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Facility Closures and Downsizing in the Rural Midwest: A Preliminary Assessment of Extent and Effects

  • Leistritz, F. Larry
  • Knapp, Tim
  • Root, Kenneth A.
  • Walzer, Norman

Rural communities across the United States have been undergoing dramatic economic restructuring. As a result, many rural communities are struggling to recover from the closure or downsizing of manufacturing facilities and to implement economic development programs. The goal of this study was to gain new insights into community, organizational, and economic factors that underlie effective rural community response to economic distress. The study covers communities with populations between 500 and 10,000 in the states of Illinois, Iowa, Minnesota, Missouri, North Dakota, and South Dakota. Data come from a survey of local government officials of all towns in the six states with populations between 500 and 10,000. Surveys were mailed to 2,118 towns during the summer of 1993, of which 1,396 useable questionnaires were returned, for an overall response rate of almost 66 percent. Among the towns that responded, 16.3 percent reported closures or downsizing affecting 25 workers or more during the 1989 to 1992 period Retail stores were the business type that were most often reported as being closed, followed by manufacturers. The number of jobs lost per establishment was greatest in the manufacturing sector. When the community representatives were asked about the effect of the plant closing(s) on displaced workers, their responses indicated that about 38 percent of the displaced workers either remained unemployed or underemployed (11%), took lower paying jobs (14.5%), or retired early (13%). Further, about 24 percent of the workers were forced to leave the community to find work. Only 31 percent of the workers reportedly stayed in the community and obtained comparable replacement jobs. Of the towns with closures or downsizing, 46 percent evaluated the overall impacts on the community as "serious" or "severe", while 48 percent of the communities reported "serious' or "severe" economic effects. The communities utilized a wide variety of economic development strategies to adapt to business downturns and to foster business and economic growth. A major objective of the next phase of this research will be to investigate the degree to which various communities have been able to overcome their economic problems and establish stable or growing economies whereas others have had less success in sustaining their economies at pre-closure levels.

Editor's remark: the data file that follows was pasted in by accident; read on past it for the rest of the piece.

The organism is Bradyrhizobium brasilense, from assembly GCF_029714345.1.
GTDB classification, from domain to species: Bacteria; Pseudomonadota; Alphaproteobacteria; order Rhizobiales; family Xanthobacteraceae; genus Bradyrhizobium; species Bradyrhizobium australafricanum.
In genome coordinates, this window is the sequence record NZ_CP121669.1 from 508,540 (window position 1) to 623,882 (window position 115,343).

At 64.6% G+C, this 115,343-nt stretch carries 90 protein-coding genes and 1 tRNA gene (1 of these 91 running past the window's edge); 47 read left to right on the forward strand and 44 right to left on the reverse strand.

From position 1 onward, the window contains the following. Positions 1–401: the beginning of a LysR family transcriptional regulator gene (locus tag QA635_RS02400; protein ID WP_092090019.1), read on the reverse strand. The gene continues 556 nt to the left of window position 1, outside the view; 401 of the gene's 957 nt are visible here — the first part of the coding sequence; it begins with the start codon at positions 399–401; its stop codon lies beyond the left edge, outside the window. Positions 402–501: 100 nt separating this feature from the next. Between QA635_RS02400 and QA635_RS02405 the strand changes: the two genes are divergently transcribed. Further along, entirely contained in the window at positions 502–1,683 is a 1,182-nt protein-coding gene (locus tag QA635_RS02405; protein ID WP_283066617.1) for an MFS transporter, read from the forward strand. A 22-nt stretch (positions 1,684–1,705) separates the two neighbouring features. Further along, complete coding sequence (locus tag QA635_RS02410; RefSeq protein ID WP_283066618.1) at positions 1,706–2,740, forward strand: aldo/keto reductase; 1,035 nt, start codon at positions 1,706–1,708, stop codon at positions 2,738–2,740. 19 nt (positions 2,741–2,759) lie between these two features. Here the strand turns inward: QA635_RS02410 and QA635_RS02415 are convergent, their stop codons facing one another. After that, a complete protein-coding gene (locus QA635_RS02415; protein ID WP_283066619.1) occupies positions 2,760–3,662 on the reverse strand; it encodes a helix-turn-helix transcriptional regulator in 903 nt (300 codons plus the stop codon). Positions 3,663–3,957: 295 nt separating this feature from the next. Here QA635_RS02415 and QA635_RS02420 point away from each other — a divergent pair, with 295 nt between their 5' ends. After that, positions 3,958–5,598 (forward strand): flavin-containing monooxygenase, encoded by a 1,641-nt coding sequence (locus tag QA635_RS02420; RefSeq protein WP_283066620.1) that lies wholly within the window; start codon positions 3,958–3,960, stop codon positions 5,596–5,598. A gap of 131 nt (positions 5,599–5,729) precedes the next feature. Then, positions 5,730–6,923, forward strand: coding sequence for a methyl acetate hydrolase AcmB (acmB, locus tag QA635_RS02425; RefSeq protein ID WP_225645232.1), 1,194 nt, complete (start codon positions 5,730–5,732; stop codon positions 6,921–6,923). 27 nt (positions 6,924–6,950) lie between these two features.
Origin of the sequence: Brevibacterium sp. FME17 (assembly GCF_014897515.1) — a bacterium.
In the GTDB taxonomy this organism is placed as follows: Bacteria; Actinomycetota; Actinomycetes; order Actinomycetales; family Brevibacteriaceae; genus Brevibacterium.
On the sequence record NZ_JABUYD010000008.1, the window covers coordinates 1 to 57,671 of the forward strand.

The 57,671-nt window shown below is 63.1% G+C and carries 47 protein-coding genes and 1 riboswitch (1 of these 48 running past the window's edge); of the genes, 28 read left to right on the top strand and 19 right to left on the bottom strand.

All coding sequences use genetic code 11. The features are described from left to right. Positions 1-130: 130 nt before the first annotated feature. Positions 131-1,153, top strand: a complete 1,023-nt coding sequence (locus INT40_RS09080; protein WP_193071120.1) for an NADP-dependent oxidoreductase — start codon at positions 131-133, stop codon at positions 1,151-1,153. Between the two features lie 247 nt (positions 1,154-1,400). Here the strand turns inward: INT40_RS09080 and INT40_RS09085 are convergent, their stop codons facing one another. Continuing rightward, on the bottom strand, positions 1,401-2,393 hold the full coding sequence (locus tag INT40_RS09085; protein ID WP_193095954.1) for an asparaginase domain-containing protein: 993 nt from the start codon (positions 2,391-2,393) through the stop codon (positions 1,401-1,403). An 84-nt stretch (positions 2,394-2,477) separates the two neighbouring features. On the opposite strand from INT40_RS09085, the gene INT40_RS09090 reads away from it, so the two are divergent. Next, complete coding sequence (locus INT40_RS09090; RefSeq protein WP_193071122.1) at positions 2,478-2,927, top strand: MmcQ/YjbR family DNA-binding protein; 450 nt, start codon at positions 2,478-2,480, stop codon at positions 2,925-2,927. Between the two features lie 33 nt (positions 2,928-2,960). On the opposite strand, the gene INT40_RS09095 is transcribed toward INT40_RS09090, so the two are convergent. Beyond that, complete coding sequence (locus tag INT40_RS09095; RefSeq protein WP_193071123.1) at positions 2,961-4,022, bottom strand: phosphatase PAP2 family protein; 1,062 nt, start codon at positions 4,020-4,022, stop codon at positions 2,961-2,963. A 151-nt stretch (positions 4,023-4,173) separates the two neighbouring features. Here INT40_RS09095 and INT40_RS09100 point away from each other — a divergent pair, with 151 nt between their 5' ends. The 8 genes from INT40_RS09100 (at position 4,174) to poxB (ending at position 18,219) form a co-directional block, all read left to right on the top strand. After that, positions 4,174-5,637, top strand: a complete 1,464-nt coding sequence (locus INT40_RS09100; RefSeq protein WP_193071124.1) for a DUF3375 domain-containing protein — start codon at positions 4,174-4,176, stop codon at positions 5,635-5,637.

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File URL: http://purl.umn.edu/51162
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Paper provided by North Dakota State University, Department of Agribusiness and Applied Economics in its series Agricultural Economics Miscellaneous Reports with number 51162.

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Date of creation: Mar 1996
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Handle: RePEc:ags:nddmrs:51162
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  1. Ayres, Janet S. & Leistritz, F. Larry & Stone, Kenneth E., 1992. "Rural Retail Business Survival: Implications for Community Developers," Staff General Research Papers 11155, Iowa State University, Department of Economics.
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